EOR is taking off offshore, yet scientists at the University of Aberdeen believe more work needs to be done to understand the link between reservoir properties such as wettability and fluid flow to help in order to truly benefit from EOR, Elaine Malin reports.
Prof Yukie Tanino (right) in the University of Aberdeen’s laboratory.
Enhanced oil recovery is playing an increasing role in the global offshore production environment.
With a portfolio of increasingly mature fields, operators have been seeking to increase recovery rates, from around 20% to upwards of 60% and higher as enhanced oil recovery (EOR) methods and technologies improve and reservoir understanding increases.
Increasing recovery rates could have a dramatic effect on global reserves. According to Shell’s 2014 Enhanced Oil Recovery report, “Just a 1% increase in the global efficiency of hydrocarbon recovery would raise conventional oil reserves by up to 88 billion bbls, which is the equivalent to three years of annual production at today’s level.”
EOR methods range from waterflooding (including smart water or low salinity water technologies), miscible gas floods, and polymer flood. CO2 injection for EOR and storage is also being considered.
However, while these technologies have been developed by oil companies, and have been deployed already, trialed or due to be trialed, scientists at the University of Aberdeen believe that more work needs to be done to understand the link between fundamental reservoir properties, specifically wettability, and fluid flow, which in turn impact how well EOR methods work.
What’s more, they’re also looking at how oils with different chemical compositions interact with rocks of different compositions to influence reservoir wettability.
It’s complex work, but understanding the fundamentals will help the industry to understand why what they’re doing works – or not, says Dr. Yukie Tanino, lecturer at the university in the Environmental & Industrial Fluid Mechanics Group in the School of Engineering.“What is the optimal reservoir wettability for oil recovery,” she asks. “Once we can answer that we can think about how we can achieve that wettability using conventional EOR methods.”
Wettability is key to understanding fluid flow in the reservoir as it controls where fluids are distributed at the pore-scale. Some surfaces repel water (hydrophobic, or “oil-wet”) and some repel oil (hydrophilic, or “water-wet”). The university is carrying out corefloods using synthetic oil to simulate different wettability scenarios in the lab.The main focus so far has been on identifying quantitatively correlations between wettability, as characterized by the contact angle of oil-contacted grain surfaces, and waterflood oil recovery. Future work will focus on chemical signatures of wettability inversion during waterfloods.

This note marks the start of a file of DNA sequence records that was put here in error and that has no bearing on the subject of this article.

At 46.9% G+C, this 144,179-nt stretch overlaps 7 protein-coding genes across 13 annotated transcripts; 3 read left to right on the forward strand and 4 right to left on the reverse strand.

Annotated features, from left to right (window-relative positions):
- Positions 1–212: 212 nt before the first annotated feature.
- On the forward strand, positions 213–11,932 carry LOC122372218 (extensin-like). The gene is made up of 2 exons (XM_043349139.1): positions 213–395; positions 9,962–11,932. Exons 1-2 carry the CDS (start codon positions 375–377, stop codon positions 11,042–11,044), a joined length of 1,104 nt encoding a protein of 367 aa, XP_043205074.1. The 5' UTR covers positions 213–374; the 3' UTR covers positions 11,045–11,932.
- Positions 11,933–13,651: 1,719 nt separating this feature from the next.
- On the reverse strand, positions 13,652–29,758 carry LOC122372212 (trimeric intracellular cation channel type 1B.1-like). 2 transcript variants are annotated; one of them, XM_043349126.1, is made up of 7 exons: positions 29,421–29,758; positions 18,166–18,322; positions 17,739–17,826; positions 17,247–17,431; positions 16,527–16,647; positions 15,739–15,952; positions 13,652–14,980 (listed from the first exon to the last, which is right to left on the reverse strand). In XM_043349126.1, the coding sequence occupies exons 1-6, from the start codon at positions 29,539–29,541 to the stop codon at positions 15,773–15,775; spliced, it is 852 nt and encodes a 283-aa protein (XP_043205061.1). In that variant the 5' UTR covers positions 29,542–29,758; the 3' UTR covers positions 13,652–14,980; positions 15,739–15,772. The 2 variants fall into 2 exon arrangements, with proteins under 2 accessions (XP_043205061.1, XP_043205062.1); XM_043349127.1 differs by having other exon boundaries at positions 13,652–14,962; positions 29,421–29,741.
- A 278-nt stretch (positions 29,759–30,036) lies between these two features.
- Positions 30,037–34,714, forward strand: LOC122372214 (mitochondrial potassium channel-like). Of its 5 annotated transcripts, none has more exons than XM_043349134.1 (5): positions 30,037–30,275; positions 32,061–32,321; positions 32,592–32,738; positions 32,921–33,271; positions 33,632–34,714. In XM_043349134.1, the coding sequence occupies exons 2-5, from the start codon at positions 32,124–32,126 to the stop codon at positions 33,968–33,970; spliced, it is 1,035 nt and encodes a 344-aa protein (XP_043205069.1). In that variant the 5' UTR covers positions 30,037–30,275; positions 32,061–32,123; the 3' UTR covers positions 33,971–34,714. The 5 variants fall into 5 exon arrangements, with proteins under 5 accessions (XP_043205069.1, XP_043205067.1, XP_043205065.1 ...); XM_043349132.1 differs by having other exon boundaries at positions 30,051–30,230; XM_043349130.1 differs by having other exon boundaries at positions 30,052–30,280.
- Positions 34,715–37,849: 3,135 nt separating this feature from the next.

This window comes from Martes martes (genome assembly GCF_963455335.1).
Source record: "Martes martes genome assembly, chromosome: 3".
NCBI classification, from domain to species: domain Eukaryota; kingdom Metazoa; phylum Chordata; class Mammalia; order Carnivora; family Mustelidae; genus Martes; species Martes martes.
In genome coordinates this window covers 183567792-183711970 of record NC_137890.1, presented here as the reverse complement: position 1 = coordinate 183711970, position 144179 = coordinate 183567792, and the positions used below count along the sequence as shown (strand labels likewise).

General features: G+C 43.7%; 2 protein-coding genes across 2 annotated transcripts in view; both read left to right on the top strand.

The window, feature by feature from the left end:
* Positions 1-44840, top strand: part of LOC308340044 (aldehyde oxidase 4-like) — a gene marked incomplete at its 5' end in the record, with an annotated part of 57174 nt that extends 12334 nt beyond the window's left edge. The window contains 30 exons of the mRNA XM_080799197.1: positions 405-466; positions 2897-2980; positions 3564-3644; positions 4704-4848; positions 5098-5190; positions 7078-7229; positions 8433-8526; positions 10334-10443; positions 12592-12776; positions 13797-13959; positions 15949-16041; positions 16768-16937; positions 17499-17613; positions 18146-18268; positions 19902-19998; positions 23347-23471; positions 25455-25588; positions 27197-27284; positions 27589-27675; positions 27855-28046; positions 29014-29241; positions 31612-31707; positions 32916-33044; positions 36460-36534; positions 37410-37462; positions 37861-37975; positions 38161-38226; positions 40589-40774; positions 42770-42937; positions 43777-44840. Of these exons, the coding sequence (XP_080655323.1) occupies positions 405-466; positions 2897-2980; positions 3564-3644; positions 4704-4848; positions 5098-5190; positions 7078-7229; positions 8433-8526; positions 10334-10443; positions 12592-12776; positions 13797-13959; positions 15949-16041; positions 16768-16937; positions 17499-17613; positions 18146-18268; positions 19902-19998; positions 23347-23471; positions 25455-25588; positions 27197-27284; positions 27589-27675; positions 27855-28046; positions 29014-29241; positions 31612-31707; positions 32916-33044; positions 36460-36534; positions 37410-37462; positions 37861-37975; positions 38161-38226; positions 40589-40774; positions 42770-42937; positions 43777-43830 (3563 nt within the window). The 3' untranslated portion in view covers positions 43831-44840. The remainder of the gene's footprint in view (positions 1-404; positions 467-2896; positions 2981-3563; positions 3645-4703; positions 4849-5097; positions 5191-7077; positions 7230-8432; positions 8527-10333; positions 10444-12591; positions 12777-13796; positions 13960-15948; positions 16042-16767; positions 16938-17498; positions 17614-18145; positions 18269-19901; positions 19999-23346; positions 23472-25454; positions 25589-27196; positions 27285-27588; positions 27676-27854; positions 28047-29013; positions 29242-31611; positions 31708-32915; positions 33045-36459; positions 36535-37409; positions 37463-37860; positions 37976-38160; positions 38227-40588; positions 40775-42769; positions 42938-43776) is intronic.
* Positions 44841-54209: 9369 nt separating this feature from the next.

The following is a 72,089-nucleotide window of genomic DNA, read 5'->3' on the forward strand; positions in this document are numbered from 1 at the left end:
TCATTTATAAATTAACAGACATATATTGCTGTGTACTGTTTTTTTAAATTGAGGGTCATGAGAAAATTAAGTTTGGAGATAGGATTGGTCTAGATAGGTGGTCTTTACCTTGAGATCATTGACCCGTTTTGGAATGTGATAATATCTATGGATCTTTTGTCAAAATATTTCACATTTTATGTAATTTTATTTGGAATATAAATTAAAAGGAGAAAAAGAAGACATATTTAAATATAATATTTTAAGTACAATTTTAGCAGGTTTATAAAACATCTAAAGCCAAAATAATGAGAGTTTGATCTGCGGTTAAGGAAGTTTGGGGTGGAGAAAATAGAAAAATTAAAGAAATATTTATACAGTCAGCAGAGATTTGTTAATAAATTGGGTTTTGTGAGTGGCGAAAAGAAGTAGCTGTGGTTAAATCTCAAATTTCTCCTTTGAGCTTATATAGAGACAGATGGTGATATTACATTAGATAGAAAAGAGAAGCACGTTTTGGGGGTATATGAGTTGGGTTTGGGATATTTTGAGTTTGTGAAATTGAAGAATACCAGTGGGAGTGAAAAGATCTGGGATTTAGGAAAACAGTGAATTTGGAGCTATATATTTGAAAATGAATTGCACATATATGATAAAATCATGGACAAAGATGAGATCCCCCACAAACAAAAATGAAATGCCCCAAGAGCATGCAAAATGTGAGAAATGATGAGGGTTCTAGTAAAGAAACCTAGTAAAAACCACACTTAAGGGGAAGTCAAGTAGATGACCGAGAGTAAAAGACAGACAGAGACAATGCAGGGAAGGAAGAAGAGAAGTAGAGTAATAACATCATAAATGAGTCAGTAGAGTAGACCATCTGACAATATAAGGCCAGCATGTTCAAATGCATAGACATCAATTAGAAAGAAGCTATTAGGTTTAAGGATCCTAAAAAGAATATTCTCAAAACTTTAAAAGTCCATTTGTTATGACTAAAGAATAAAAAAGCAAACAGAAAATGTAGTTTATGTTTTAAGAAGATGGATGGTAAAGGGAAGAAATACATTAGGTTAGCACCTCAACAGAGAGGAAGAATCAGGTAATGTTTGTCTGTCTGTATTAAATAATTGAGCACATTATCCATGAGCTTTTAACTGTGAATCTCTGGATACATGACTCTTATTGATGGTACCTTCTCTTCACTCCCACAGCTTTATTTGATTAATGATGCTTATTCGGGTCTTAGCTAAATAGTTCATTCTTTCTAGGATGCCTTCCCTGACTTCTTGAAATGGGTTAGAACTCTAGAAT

Examples of samples prepared by the University of Aberdeen.
A further development of the research program at the university has seen Tanino and her colleague Dr. Stephen Bowden in the Department of Geology and Petroleum Geology assembling mm-scale models of reservoirs in microfluidic chips. This approach has two main benefits. First, it provides a petrographic perspective (a geologist’s view through a microscope) of what’s happening. Second, the small scales of the model reservoir speeds up experiments, permitting a much bigger range of variables to be investigated.
But that sounds like more work – what is the benefit? “The main challenge of laboratory investigations is that there are a number of properties that control oil recovery, and each of these properties can take on a range of values: simply comparing two different rock types, two different oil types, and two different water types at five different temperatures and pressures would require two hundred or more experiments, each lasting one or two months,” Tanino says.“Just comparing these cases would take my laboratory several years of corefloods at the conventional (cm-) scale!
This isn’t practical and so the main benefit of using lab-on-a-chip methods is that it becomes feasible to systematically investigate a wide range of variables.”
Bowden says: “One of the first experiments that sprung to mind demonstrated that two comparable oils, with small differences in their chemistry, can exhibit identical waterflood behavior in one rock type, but then differ significantly in another rock type.“What’s so odd is that the oils are so similar, and in one rock type they did indeed behave in a similar way, while in the other case they were so different. To me it seems unfair, but if an operator wasn’t aware of this they could easily make erroneous assumptions about future water production rates and overall recovery. This is very interesting for us, but clearly a bad day in the office for an engineer.“Nature’s final cruel trick is that many fields and reservoirs not only have geological heterogeneity (different rock types), but also a mix of oil types – often because many different charges of petroleum have filled a reservoir.”Tanino and her colleagues are assembling a library of these small scale experiments. “The intent is that a user – an engineer, geologist or production chemist – could search the experimental archive and investigate the effects of oil chemistry, rock type, and water composition on wettability to better evaluate EOR options,” she says.
“There is a lot of interest now on the effects of changing water chemistry (BP’s LowSal, Bright Water and Brackish water, for example). It makes sense if you are injecting water to displace the oil that the consequence of using one or another type of water is considered. We are looking at the issue from the other side of the equation: how will different mineral and oil types in a rock interact with a given water type? This takes us back to the fundamental question of what influences wettability, and then the question of how can changes in wettability – either natural or engineered – impact production?”